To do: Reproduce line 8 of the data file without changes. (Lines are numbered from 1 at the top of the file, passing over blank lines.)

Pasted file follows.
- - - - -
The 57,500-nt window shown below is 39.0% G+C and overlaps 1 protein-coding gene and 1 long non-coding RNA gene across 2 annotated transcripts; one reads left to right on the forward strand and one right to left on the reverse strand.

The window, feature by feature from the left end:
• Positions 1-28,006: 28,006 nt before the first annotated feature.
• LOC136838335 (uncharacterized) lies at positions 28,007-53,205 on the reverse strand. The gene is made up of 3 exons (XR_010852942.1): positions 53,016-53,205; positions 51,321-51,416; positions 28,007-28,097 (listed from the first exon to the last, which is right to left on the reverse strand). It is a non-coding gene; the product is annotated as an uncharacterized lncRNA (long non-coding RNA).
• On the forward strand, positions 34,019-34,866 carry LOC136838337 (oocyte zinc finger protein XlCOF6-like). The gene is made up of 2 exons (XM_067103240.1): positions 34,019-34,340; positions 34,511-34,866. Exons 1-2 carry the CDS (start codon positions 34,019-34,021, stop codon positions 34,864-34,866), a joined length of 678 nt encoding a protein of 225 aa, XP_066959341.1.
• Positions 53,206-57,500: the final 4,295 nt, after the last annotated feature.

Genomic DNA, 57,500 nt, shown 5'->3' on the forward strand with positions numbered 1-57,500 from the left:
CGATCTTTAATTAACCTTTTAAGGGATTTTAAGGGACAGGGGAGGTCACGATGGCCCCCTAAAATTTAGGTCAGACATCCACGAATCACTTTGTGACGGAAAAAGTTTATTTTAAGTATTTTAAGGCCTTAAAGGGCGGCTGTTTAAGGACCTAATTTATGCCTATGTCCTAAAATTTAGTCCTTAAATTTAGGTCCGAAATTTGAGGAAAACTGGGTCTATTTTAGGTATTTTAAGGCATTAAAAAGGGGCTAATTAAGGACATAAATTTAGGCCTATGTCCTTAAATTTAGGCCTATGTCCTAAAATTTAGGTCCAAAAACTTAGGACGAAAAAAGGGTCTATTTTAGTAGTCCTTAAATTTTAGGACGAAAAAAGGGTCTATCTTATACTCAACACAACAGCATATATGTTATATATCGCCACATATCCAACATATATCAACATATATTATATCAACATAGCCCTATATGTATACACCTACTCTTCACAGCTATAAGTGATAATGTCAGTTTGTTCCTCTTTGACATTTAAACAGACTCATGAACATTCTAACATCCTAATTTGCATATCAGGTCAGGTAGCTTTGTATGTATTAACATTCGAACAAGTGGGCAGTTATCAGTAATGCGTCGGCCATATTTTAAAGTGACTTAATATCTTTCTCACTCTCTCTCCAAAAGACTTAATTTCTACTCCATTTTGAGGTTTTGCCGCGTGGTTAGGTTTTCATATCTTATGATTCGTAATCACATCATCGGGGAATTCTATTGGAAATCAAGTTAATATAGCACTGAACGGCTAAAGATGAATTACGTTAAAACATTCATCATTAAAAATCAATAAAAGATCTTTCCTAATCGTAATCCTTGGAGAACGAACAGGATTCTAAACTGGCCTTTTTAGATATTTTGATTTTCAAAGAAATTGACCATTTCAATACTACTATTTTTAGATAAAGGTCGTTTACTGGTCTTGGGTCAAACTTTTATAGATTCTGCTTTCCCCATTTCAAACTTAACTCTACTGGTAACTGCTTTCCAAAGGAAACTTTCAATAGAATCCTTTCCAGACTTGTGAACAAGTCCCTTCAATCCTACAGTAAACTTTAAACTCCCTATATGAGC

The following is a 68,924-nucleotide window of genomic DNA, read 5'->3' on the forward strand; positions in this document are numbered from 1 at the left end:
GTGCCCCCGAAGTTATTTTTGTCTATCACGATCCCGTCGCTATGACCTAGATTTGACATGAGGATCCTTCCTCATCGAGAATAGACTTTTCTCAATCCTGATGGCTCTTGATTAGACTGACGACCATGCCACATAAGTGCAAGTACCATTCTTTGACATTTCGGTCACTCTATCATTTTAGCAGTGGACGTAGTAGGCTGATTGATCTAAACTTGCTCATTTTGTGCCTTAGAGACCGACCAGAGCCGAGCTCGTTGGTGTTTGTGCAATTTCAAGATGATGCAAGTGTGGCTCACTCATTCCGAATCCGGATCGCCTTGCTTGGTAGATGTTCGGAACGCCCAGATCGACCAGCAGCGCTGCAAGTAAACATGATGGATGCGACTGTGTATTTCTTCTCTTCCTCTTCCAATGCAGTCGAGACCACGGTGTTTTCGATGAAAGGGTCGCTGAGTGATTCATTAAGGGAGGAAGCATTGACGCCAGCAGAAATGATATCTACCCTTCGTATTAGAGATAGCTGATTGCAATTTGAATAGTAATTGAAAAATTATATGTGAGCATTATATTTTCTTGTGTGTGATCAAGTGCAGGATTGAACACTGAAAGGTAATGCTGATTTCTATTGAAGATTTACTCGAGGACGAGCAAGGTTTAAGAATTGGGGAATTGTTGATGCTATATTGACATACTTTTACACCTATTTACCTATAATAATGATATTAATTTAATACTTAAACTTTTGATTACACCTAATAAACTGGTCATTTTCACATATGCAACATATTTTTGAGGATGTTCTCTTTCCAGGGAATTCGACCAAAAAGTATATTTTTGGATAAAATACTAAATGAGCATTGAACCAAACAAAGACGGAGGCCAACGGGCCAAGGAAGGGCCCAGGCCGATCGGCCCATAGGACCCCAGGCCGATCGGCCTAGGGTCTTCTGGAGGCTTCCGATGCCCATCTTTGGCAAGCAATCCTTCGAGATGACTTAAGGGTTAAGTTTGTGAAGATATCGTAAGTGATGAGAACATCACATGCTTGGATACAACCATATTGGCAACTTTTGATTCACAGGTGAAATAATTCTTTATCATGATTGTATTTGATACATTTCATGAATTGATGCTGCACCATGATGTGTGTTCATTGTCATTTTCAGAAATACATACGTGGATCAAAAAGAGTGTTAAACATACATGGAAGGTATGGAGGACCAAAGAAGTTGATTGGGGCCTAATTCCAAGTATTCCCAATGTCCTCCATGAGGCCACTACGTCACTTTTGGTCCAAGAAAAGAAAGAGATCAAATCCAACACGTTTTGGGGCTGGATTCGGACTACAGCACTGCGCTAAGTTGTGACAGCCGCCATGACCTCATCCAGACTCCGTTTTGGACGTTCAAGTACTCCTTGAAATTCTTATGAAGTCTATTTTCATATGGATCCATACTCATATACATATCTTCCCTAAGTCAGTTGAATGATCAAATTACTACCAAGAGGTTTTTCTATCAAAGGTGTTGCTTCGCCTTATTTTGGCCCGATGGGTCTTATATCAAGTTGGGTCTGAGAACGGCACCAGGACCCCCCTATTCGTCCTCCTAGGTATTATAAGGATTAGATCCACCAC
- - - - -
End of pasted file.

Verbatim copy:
CGATCTTTAATTAACCTTTTAAGGGATTTTAAGGGACAGGGGAGGTCACGATGGCCCCCTAAAATTTAGGTCAGACATCCACGAATCACTTTGTGACGGAAAAAGTTTATTTTAAGTATTTTAAGGCCTTAAAGGGCGGCTGTTTAAGGACCTAATTTATGCCTATGTCCTAAAATTTAGTCCTTAAATTTAGGTCCGAAATTTGAGGAAAACTGGGTCTATTTTAGGTATTTTAAGGCATTAAAAAGGGGCTAATTAAGGACATAAATTTAGGCCTATGTCCTTAAATTTAGGCCTATGTCCTAAAATTTAGGTCCAAAAACTTAGGACGAAAAAAGGGTCTATTTTAGTAGTCCTTAAATTTTAGGACGAAAAAAGGGTCTATCTTATACTCAACACAACAGCATATATGTTATATATCGCCACATATCCAACATATATCAACATATATTATATCAACATAGCCCTATATGTATACACCTACTCTTCACAGCTATAAGTGATAATGTCAGTTTGTTCCTCTTTGACATTTAAACAGACTCATGAACATTCTAACATCCTAATTTGCATATCAGGTCAGGTAGCTTTGTATGTATTAACATTCGAACAAGTGGGCAGTTATCAGTAATGCGTCGGCCATATTTTAAAGTGACTTAATATCTTTCTCACTCTCTCTCCAAAAGACTTAATTTCTACTCCATTTTGAGGTTTTGCCGCGTGGTTAGGTTTTCATATCTTATGATTCGTAATCACATCATCGGGGAATTCTATTGGAAATCAAGTTAATATAGCACTGAACGGCTAAAGATGAATTACGTTAAAACATTCATCATTAAAAATCAATAAAAGATCTTTCCTAATCGTAATCCTTGGAGAACGAACAGGATTCTAAACTGGCCTTTTTAGATATTTTGATTTTCAAAGAAATTGACCATTTCAATACTACTATTTTTAGATAAAGGTCGTTTACTGGTCTTGGGTCAAACTTTTATAGATTCTGCTTTCCCCATTTCAAACTTAACTCTACTGGTAACTGCTTTCCAAAGGAAACTTTCAATAGAATCCTTTCCAGACTTGTGAACAAGTCCCTTCAATCCTACAGTAAACTTTAAACTCCCTATATGAGC